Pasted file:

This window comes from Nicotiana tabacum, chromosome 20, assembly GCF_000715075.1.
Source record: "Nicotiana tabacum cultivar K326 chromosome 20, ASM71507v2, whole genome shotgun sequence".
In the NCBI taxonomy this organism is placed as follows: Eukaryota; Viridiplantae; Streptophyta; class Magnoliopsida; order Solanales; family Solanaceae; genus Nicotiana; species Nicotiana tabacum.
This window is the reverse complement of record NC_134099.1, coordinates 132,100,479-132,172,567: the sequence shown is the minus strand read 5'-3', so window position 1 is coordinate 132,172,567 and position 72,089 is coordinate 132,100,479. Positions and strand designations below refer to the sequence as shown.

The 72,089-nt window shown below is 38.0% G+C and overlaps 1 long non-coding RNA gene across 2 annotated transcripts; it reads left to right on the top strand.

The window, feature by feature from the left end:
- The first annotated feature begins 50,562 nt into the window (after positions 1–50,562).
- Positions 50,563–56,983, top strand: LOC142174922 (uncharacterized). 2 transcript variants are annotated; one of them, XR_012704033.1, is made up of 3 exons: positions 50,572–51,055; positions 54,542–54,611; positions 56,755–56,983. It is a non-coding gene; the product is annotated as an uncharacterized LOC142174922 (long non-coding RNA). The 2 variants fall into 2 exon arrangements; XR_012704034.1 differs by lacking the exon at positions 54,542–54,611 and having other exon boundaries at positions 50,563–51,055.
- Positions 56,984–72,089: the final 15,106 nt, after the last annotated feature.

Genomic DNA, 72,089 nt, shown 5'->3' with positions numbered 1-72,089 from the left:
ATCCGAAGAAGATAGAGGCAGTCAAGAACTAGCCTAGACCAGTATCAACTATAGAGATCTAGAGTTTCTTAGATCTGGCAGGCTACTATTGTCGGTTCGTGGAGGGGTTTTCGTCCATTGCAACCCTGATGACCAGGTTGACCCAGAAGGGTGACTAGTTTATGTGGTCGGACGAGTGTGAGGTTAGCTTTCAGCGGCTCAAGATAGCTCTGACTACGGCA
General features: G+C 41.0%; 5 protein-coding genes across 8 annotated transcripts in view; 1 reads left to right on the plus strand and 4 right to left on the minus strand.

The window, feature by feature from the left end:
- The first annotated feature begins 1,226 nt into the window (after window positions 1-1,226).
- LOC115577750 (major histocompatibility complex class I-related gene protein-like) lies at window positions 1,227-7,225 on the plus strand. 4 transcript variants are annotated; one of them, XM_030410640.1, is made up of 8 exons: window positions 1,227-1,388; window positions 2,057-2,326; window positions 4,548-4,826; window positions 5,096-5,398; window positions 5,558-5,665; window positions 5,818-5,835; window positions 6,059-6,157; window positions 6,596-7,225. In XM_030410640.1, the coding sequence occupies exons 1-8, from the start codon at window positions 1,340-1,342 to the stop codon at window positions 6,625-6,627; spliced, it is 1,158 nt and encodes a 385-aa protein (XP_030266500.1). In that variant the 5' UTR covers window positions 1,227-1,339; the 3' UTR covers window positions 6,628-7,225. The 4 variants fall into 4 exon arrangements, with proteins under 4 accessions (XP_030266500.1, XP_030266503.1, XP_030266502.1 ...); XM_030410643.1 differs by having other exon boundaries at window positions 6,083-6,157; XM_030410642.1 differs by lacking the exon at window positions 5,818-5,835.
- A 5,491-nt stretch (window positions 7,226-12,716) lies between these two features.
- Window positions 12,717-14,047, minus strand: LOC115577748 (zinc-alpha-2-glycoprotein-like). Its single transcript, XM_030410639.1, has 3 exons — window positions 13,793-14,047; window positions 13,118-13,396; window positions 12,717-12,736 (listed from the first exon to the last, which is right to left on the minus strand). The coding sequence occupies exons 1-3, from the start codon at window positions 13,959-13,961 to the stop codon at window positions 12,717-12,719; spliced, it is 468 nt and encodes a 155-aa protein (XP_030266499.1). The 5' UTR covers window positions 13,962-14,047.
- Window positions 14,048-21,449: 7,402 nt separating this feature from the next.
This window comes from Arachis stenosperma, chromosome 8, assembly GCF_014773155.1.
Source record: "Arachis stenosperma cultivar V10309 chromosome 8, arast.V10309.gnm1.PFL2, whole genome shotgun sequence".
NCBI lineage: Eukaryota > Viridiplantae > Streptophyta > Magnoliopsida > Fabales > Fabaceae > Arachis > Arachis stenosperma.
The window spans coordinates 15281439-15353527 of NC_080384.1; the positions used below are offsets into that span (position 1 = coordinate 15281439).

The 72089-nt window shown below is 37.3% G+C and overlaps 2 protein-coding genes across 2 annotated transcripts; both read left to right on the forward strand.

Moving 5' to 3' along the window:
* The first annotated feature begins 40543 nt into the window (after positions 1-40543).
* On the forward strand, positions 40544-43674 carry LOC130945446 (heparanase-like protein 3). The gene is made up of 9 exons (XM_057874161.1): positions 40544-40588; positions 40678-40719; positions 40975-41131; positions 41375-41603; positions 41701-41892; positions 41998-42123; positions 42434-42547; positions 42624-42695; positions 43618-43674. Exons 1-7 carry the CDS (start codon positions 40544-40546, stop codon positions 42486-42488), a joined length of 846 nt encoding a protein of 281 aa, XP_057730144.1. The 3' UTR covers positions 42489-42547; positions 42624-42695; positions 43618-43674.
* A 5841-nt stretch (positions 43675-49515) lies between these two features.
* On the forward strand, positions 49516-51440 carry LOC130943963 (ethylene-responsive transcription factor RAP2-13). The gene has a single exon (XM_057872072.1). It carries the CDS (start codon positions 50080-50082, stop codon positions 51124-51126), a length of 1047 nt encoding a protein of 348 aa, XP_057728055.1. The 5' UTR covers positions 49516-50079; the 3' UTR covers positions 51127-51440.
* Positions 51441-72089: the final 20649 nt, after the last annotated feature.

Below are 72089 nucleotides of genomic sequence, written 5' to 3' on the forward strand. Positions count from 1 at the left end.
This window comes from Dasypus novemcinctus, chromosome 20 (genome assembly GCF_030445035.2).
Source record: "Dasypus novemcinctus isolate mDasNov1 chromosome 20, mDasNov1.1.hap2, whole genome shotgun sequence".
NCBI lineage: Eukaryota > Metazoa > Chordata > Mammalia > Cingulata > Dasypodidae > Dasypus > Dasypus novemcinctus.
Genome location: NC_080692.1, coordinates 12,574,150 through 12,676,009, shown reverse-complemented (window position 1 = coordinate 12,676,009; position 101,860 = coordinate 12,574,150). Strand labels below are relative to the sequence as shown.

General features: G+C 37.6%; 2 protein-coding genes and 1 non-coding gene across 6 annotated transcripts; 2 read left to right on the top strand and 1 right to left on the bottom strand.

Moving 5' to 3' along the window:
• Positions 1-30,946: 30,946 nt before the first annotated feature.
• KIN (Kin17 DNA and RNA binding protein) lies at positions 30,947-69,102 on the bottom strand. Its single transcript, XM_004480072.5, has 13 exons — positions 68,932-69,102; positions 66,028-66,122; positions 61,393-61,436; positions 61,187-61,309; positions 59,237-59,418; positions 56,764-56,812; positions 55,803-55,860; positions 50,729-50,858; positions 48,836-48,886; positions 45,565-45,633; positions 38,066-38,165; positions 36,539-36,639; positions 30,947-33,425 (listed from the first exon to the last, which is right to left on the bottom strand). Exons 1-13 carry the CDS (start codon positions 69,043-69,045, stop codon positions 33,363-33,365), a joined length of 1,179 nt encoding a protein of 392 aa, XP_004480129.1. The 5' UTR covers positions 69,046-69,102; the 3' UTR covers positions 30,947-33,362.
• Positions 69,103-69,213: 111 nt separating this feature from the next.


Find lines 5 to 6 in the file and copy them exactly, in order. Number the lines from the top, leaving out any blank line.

The 72,089-nt window shown below is 38.0% G+C and overlaps 1 long non-coding RNA gene across 2 annotated transcripts; it reads left to right on the top strand.

The window, feature by feature from the left end: